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Early Printed Books (Europe 1450 to 1800)

This guide offers bibliographic tools for understanding the national output of printed works in early modern Europe .

Archival Research in Early European Studies

National bibliography and retrospective national bibliography seek to be comprehensive and representative, but researchers must investigate the scope of every collection carefully. When was the deposit law put in place, and was the motivation preservation or censorship? What formats are included? Does the collection include learned and popular sources? How does the collection represent changes in the borders? Is the definition of cultural heritage inclusive of all communities and dialects?

The value of national and retrospective bibliographies in building digital collections for text mining project is that they provide benchmarks for evaluating the scope of a particular digital collection in comparison to the national output of the time. By contrast, archival research on particular subjects should follow the path outlined in the guide to  Archival Research in Europe.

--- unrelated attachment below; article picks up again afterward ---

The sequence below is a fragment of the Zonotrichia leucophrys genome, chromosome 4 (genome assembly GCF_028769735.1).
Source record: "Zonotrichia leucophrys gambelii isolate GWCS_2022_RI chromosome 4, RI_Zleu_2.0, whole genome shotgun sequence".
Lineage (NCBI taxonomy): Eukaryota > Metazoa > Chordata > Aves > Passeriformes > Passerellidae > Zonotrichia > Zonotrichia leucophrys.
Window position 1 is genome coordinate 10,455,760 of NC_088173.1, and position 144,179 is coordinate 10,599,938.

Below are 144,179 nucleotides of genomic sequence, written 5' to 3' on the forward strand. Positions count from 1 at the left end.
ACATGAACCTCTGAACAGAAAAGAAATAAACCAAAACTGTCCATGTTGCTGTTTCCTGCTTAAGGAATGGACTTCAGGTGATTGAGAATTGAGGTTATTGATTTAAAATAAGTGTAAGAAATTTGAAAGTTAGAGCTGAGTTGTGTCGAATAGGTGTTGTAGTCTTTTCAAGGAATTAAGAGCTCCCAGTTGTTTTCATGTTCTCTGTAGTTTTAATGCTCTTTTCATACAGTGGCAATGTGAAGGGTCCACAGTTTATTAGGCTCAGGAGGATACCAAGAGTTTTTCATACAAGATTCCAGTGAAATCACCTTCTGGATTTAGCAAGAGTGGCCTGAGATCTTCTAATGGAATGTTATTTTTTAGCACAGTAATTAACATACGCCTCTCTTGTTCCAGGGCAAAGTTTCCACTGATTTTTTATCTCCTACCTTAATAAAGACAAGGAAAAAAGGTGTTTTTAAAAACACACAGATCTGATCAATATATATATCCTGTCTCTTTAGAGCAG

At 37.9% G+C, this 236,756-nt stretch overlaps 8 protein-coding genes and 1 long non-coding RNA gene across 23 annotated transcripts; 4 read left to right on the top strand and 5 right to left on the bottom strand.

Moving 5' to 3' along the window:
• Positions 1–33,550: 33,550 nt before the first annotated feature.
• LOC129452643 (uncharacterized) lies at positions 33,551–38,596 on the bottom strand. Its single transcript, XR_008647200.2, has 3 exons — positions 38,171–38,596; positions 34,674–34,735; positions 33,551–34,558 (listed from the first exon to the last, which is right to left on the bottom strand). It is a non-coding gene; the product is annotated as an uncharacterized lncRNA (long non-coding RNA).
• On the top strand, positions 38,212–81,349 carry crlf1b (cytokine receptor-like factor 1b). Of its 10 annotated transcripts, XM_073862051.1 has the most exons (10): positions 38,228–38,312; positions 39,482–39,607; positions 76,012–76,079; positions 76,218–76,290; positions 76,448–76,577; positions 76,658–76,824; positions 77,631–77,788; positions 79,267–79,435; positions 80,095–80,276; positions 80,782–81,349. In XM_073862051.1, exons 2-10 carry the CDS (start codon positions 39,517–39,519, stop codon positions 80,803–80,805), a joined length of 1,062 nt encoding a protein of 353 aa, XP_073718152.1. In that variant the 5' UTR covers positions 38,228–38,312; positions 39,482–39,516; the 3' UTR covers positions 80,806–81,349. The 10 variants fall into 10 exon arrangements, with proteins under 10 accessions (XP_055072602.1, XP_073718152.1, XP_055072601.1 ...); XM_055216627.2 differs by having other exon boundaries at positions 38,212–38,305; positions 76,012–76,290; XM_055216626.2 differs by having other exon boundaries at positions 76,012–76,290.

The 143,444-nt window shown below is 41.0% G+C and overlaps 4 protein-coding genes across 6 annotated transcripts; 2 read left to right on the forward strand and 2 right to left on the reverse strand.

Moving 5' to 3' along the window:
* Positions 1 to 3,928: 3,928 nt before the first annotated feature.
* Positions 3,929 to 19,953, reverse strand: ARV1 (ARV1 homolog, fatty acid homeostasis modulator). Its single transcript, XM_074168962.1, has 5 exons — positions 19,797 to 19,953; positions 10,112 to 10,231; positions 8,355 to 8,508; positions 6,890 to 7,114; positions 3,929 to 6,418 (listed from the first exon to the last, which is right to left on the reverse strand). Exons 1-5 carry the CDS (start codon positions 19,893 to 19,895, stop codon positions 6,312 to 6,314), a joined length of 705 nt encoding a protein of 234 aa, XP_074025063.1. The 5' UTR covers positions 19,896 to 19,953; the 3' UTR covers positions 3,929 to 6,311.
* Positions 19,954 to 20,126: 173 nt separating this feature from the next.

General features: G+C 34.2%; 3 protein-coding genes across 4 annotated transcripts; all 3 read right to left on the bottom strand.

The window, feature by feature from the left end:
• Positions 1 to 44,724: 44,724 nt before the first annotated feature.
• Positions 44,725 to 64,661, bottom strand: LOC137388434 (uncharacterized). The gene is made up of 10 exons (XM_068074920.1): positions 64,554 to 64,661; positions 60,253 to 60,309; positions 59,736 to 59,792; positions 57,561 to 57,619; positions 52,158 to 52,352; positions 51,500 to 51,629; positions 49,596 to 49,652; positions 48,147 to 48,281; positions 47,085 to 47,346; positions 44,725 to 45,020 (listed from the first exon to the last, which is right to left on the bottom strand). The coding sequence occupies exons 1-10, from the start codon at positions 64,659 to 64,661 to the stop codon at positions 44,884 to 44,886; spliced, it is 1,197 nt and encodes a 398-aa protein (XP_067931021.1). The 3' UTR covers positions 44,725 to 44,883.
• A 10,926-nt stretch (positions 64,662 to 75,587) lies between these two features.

European Collections in North America

The guide Archival Research in Europe outlines steps for finding archival collections for a particular research project. The Subject Librarians at Duke University Libraries, and the Rubentein Library curators are happy to work with researchers on discovery aspects of their projects.

There are several US libraries with early modern collections that provide resources for browsing and exploring. Some libraries with key collections include:

Libraries on Microfilm

Before databases, libraries microfilmed entire collections. The Library of Congress has one of the most comprehensive collections in microfilm, and the Guide to Microform Collections gives a good overview of what is available in that format. Duke University Libraries hold several large collections in microfilm.

Choose the Advanced Books and Media Search, enter your search terms, and limit the Physical Media to Micro*